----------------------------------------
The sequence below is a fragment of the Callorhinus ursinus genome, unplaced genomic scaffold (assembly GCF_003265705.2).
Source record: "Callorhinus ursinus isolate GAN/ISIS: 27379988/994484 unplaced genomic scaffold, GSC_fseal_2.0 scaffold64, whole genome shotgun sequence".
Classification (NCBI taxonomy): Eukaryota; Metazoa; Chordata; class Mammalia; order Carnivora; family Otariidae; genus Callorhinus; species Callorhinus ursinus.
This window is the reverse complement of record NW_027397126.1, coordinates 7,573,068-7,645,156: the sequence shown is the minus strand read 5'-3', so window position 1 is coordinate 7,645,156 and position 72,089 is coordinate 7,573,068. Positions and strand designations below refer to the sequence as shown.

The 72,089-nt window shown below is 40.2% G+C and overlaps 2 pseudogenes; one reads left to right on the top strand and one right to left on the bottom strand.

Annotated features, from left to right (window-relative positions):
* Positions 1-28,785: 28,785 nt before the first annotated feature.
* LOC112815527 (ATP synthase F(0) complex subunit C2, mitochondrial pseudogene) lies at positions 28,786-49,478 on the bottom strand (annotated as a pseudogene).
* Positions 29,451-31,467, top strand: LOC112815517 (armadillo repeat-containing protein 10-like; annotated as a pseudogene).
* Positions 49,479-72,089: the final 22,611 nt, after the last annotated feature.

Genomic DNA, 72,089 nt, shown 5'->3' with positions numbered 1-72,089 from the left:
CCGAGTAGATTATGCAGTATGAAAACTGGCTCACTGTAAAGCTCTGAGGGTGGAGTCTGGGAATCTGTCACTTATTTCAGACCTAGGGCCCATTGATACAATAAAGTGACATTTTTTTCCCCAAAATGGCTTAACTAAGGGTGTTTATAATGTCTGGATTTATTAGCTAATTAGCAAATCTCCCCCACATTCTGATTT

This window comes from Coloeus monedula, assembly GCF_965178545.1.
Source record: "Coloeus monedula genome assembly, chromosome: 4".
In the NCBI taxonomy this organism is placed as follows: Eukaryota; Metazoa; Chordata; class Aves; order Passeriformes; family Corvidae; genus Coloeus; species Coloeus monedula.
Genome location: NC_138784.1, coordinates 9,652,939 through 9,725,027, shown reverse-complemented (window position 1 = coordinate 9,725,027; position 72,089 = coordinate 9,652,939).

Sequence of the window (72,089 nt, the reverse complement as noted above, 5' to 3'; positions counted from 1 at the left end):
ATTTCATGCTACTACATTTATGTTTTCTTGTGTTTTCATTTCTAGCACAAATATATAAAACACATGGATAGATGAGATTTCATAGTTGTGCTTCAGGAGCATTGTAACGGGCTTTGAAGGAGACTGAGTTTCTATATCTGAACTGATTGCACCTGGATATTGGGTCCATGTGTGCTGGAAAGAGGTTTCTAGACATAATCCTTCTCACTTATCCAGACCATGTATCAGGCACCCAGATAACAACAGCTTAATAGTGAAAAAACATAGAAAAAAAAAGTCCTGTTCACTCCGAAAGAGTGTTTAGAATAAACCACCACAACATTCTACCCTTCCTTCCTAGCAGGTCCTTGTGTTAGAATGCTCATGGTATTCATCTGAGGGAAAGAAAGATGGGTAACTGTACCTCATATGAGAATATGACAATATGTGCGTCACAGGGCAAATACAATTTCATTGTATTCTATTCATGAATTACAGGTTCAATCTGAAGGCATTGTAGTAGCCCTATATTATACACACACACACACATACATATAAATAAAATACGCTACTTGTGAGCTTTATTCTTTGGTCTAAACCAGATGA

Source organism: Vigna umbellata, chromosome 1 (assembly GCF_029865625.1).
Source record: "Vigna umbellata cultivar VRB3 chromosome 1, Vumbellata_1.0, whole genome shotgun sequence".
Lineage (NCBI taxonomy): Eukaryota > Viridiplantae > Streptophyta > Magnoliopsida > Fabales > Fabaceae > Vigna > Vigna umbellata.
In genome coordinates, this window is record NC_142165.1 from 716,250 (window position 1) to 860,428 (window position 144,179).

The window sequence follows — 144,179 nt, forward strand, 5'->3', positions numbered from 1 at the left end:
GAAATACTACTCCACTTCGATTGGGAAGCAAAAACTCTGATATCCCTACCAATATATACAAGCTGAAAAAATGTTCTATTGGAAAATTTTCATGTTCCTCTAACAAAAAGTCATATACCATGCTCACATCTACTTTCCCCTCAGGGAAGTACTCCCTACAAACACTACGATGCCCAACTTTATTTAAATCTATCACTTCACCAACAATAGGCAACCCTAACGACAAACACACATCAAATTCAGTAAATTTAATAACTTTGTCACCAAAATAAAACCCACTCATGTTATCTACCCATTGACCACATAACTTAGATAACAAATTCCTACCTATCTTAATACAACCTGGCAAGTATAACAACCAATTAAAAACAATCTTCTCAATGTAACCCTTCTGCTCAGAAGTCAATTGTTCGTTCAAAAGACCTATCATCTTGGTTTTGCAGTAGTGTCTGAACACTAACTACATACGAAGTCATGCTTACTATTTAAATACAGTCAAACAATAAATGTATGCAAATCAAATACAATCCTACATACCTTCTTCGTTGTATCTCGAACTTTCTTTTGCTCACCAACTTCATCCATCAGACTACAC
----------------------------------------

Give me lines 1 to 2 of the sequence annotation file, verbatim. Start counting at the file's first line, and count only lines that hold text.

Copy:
The sequence below is a fragment of the Callorhinus ursinus genome, unplaced genomic scaffold (assembly GCF_003265705.2).
Source record: "Callorhinus ursinus isolate GAN/ISIS: 27379988/994484 unplaced genomic scaffold, GSC_fseal_2.0 scaffold64, whole genome shotgun sequence".